Naming disputes

  • Some South Korean users have been angered by the fact that Google Earth and Google Maps use Japanese names for bays along the southeastern coast of the Korean Peninsula [9]. Examples include bays near Busan (labelled Nakutogu Po and Kanrai ho), Masan (labelled Masan Ko, Kisan-ko, and Unchen Wan), and Goseong (labelled Kojo-wan, Toto wan, Nan Wan, and Toei kawan).
  • The software was criticized by Taiwanese users because the island was labelled as a province of mainland China. This has since been changed, but yet the Mainland Chinese residents are also upset over the change and are demanding Google to show Taiwan as a province again.
  • Google Earth came under heavy fire from the Indian Media when it showed the disputed region of Kashmir to be a province of Pakistan.
  • Google Earth confuses towns in Poland and Germany: Jelenia Gora in Poland is incorrectly referred to as Hirschberg.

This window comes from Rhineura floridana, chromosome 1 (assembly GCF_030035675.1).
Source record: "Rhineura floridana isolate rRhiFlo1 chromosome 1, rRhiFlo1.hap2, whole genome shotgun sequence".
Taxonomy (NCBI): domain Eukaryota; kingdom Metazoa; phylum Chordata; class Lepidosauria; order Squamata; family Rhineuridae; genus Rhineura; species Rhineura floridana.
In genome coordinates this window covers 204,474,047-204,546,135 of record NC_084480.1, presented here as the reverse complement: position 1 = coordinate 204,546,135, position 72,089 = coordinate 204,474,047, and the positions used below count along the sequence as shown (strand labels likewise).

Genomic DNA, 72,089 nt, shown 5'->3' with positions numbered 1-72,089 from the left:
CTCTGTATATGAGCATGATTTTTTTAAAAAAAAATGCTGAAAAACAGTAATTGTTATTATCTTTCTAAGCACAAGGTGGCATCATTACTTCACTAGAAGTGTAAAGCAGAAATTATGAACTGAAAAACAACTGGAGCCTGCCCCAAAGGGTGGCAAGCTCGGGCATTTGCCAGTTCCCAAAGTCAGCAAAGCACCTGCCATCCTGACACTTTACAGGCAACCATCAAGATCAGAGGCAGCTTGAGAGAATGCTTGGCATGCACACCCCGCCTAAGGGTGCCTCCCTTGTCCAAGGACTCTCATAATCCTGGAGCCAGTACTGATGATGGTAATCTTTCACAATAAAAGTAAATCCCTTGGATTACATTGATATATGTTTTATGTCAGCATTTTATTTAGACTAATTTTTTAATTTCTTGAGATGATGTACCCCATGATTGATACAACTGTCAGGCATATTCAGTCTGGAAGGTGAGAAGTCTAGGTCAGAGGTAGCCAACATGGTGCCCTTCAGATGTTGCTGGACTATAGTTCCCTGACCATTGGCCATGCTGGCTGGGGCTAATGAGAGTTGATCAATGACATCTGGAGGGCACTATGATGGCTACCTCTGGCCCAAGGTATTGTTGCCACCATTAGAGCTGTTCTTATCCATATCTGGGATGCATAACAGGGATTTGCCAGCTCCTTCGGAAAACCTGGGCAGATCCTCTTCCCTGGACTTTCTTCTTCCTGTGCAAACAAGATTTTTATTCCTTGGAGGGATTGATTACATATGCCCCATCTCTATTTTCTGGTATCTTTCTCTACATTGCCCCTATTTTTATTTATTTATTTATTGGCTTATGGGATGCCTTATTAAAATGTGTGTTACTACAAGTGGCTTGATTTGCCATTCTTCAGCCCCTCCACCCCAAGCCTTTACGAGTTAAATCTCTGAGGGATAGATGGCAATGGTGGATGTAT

• Google Earth, under "alternate place names," includes "Jerusalem" and "Yerushalayim" but does not include the Arabic name for the city, "Al Quds".
  • Google Earth uses pre World War II names for towns and villages in Vojvodina, Serbia.
  • Google Earth usually uses Chinese Pinyin to name towns in Hong Kong. Chinese Pinyin is not exercised in the Cantonese-speaking Hong Kong.
  • Argentine media criticized Google Earth since the border between Argentina and Brazil was inaccurately marked putting a major part of the Iguazú Falls on the Brazilian side while the border is the Iguazú River and the falls are shared by both countries.

National security and privacy issues

The U.S. Vice President's residence as seen through Google Maps.   lat=38.9230383271, lon=-77.0668979384
The U.S. Vice President's residence as seen through Google Maps. lat=38.9230383271, lon=-77.0668979384

The software has been criticized by a number of groups, including national officials, as being an invasion of privacy and even posing a threat to national security. The typical argument is that the software provides information about military or other critical installations that could be used by terrorists. The following is a selection of such concerns: